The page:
Della Vedova: The metro area [needs to start] getting streets right-sized. We don’t need six lanes of traffic everywhere. Getting things narrowed down, giving the pedestrians more space. But I don’t see it ever where the street components are going away.
Nickolaus: You see that the city of Des Moines has been looking at the Douglas Avenue corridor. … Anytime you start looking at large areas to redevelop, the more challenging it is. But a huge challenge there is that Douglas and Euclid are a state highway and people just drive down that at a high rate of speed. How do you right-size it, and how do you slow down the traffic so that businesses can be successful? If you’re going down the street at 45 miles an hour, you don’t see the storefronts. If you do see what it is and you think you want to stop by tomorrow, you don’t have a place to park. It’s figuring out the right balance so you can still move the traffic and then sell the citizens on the fact that it may take them a whole five minutes longer but look at what your benefits are.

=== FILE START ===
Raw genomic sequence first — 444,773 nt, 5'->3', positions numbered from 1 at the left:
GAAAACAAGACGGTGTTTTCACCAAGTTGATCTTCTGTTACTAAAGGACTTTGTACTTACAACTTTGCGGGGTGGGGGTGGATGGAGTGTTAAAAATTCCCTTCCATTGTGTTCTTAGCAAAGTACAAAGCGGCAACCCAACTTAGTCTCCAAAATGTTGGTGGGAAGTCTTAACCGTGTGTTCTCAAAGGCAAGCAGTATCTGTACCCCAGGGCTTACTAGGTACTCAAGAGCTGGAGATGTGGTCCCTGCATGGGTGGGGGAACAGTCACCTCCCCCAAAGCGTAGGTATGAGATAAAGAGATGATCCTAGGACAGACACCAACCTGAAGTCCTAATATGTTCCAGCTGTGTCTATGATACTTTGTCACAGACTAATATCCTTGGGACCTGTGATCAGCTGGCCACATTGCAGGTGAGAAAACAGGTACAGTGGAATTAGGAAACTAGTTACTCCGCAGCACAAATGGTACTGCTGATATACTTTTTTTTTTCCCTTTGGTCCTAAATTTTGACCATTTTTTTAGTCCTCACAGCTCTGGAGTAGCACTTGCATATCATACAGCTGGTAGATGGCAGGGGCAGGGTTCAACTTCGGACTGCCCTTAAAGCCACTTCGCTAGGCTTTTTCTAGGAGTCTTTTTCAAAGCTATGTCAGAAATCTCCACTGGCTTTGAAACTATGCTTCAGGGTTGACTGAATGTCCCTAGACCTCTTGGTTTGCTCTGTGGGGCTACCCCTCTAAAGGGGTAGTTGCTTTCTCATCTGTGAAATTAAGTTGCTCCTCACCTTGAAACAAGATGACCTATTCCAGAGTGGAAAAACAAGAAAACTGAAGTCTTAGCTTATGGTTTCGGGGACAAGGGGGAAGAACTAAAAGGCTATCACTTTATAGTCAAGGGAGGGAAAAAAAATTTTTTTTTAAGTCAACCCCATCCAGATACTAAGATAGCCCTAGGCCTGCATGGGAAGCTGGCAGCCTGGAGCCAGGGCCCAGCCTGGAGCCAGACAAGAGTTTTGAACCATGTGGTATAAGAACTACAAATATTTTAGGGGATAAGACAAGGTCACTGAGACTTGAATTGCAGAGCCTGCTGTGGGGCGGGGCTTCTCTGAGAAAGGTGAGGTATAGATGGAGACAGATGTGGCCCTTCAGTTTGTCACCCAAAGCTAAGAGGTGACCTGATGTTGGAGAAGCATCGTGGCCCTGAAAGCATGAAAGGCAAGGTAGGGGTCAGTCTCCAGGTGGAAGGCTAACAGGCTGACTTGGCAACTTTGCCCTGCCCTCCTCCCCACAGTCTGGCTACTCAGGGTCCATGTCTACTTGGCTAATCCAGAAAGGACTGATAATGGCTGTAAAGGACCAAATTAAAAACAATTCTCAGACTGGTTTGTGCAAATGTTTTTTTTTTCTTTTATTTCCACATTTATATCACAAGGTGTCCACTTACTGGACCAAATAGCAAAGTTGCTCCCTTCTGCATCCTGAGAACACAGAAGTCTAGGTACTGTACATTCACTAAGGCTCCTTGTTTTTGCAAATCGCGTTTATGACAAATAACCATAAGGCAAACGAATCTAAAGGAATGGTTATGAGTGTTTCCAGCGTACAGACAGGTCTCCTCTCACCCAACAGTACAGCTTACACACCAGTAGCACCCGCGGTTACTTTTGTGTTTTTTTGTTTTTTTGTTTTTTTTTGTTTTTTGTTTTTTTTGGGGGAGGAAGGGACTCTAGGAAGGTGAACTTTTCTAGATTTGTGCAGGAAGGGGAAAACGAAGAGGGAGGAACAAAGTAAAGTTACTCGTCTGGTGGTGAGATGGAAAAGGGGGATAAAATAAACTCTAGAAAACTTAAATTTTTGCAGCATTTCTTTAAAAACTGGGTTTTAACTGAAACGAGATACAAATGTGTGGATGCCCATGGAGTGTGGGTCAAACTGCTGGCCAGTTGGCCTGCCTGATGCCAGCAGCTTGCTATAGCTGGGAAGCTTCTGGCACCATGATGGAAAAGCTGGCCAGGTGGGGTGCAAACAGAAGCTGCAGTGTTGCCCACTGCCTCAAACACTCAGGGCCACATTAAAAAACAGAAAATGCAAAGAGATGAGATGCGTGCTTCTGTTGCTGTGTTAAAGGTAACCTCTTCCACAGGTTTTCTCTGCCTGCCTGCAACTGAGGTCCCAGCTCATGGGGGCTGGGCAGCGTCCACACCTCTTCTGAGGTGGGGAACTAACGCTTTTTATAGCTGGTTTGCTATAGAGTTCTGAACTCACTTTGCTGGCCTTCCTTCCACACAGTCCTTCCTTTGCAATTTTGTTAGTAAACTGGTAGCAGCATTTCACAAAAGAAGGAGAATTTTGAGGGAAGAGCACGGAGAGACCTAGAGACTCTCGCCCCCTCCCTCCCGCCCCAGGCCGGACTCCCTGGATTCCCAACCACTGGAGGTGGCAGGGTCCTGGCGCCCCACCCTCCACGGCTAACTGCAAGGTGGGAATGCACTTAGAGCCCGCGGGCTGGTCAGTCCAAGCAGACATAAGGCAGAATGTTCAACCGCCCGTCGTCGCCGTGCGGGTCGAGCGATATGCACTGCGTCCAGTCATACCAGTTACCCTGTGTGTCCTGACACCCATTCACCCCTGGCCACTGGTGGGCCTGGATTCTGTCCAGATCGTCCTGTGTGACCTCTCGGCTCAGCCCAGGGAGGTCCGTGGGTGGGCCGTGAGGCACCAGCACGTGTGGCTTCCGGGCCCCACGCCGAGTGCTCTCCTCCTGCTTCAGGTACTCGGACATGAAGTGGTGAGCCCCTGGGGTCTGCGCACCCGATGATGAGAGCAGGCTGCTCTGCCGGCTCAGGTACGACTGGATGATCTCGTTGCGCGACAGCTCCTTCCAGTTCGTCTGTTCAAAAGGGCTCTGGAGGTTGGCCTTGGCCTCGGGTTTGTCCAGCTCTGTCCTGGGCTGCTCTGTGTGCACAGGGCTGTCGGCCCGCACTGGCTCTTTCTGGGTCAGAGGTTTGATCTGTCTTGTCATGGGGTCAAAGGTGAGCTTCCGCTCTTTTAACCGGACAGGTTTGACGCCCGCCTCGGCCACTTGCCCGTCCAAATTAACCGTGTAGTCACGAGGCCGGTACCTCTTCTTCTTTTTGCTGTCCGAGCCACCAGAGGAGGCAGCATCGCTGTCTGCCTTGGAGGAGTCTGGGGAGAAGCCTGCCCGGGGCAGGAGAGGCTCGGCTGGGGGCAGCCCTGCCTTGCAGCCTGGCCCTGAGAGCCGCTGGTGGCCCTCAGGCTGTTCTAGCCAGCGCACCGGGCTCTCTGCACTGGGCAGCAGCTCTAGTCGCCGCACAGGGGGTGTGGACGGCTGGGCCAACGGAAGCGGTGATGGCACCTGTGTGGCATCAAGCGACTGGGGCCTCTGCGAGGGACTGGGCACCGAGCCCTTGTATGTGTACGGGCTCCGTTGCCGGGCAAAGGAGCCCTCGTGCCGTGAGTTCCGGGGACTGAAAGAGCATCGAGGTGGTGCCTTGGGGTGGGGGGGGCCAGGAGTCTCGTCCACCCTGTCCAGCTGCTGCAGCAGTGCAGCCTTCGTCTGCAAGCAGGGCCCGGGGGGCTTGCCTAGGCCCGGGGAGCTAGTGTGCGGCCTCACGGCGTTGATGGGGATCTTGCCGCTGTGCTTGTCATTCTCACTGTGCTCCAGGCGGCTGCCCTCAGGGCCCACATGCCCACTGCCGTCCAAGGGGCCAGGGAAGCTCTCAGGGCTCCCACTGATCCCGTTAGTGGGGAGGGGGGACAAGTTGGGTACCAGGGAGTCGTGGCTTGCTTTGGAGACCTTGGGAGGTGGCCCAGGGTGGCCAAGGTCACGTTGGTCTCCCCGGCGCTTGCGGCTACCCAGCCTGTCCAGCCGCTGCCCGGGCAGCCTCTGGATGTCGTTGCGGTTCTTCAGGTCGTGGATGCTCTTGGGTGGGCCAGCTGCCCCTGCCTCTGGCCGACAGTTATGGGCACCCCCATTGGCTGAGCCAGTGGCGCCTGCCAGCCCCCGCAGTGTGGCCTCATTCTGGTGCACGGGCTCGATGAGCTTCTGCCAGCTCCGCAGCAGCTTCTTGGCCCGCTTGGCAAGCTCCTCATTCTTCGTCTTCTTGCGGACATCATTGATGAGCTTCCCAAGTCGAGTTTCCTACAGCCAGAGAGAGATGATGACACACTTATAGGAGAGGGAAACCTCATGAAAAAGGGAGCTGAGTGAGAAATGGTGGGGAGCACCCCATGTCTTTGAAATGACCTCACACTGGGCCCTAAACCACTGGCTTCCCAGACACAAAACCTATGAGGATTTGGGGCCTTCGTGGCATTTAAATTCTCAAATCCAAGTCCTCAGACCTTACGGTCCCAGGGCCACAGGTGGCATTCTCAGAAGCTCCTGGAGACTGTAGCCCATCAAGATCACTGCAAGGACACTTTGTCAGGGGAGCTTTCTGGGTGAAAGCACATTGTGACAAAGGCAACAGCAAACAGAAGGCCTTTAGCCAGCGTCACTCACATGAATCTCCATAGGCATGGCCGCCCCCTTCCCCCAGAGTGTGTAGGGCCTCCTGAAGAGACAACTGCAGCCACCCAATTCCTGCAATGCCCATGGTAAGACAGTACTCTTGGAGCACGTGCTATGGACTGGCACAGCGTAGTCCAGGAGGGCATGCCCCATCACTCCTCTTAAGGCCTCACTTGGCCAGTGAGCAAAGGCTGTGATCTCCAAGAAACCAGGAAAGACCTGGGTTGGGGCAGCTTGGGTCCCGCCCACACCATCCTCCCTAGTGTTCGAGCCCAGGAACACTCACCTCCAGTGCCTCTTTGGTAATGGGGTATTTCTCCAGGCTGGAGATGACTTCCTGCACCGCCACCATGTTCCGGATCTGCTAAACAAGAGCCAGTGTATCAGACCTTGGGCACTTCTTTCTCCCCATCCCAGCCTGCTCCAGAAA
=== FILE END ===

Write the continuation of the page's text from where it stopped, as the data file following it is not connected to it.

Della Vedova: I think Clyde put it well — a little bit of congestion is the level you want to get to. … All this ties back to the infrastructure. So that’s roads, the stormwater that we talked about, sanitary sewer. All of those things.
Evans: California tried to build their way out of traffic congestion; they found out they couldn’t do it. Every time they added more lanes to the freeway, they just had more congestion. You start having to look at alternatives to continuing to add more lanes.
Q. Are there some things that you see communities doing that you say, “I really wish they wouldn’t be doing those things in the future” because they’re going to cause potential challenges in the future?